Let’s do a quick exercise. When you see the Disney logo, what do you think of? What about Apple’s apple? McDonald’s arches? Coca-Cola’s wave?
Chances are, you have formed some memory or emotion (good or bad) towards the thought of any of these logos or brands. Branding is powerful. It’s an intangible asset of your nonprofit that goes well beyond a logo. It creates a reputation that has the ability to impact your donors for a lifetime. This is why the characteristics that your brand embodies must remain consistent overtime. Donors can count on this consistency, which equates to trust.
I recently posted articles about how to establish your nonprofit's brand and also provided 8 examples of nonprofit brand books. These are great resources to see finished versions of what every nonprofit should have, which is documentation of your brand standards. When it comes to creating a brand book, consider using the following nine components as an outline of items that you’ll want to include.
In this brief section, you’ll want to basically introduce the brand book and state why you are creating it, who it is for, and how to use it.
2. Corporate Identity
This section documents your company’s vision, mission, and values. It’s important that this section comes first because every piece of your brand will need to embody these elements of your corporate identity. As you create different assets of your brand, you will review this section to determine whether that asset falls in line with your vision, mission, and standards. Documenting your corporate identity upfront helps you to say “yes” and “no” to other aspects of what will be included in your brand book.
3. Style and Tone
The verbal and written communication of your brand help to shape its personality. It should be consistent across marketing communication channels. For example, when you see the TV commercials for SPCA about animal cruelty and becoming a monthly donor, there is somewhat of a somber tone. If its emails or direct mail pieces were upbeat and happy, then that would conflict with the style and tone of the TV commercial. Likewise, how you communicate on your website, emails, direct mail, and video content should have a consistent style and tone. This helps to build authenticity and credibility of your brand.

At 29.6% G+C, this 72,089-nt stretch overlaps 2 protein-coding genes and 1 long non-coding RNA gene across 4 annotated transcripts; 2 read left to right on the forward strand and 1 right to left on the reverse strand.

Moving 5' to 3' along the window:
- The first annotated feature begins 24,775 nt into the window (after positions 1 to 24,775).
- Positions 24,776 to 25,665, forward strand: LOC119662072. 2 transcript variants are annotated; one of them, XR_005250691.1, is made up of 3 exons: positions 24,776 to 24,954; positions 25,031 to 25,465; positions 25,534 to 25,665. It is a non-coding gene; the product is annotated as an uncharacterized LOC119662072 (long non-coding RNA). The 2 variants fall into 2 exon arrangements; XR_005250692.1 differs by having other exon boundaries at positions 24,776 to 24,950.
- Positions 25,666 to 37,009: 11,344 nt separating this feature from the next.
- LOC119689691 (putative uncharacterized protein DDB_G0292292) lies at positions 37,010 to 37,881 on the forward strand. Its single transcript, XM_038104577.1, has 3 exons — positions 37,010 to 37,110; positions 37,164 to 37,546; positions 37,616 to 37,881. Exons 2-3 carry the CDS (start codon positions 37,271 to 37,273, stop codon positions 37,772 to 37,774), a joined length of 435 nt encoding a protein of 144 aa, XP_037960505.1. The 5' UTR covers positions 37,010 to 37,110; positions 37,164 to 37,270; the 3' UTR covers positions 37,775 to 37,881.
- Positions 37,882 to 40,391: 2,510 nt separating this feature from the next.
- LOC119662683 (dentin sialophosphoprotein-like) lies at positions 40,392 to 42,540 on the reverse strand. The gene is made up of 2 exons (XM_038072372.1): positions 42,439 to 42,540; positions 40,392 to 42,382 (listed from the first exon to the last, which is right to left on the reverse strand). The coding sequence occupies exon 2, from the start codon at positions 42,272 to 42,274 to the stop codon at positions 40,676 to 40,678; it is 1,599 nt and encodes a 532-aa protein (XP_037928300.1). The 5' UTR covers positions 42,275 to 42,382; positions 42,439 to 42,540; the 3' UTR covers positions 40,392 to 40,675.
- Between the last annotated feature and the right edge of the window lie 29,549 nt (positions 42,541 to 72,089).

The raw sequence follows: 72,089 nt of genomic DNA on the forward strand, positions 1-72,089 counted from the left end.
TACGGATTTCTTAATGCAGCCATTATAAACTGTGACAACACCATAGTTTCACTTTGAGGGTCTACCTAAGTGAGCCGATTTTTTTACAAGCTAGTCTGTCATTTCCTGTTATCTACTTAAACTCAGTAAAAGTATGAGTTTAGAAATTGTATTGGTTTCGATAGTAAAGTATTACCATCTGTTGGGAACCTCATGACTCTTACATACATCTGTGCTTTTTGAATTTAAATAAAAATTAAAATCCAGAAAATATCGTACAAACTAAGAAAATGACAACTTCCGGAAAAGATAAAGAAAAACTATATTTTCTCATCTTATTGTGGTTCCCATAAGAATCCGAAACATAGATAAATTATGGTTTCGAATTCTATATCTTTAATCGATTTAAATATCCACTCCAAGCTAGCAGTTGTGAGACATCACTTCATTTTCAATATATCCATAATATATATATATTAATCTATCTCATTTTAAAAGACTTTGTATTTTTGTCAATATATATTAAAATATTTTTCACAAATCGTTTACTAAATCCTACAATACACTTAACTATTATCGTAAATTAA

4. Logo and Tagline
The most recognizable asset of your brand is its logo. For the company examples I gave above (Disney, Apple, McDonald’s, Coca-Cola), it’s likely the first thing that comes to mind for you is the logo of each. I equate it to the face of a human being. When you think of people in your life, likely the first thing you think of is his or her face. Then you might think about his or her other physical features, voice tone, or personality. Quick test on this. Think of your first grade teacher. Is the first thing that comes to mind his or her face? It’s the same with your logo when it comes to your overall brand. It is the most memorable impression you will make that will remain on the donor’s minds.
Most nonprofits understand the importance of a logo, but not as many pay attention to using consistent font styles. It’s ok for font styles to vary between what is used on web versus what is used in direct mail; however, the variations shouldn’t be drastic, nor should there be a different font used every time an email or direct mail piece goes out. If there’s one thing that you’re probably picking up on so far in this article, it’s that consistency is crucial. Just as food, clothing and shelter are necessities of humans, consistency is a necessity of your brand.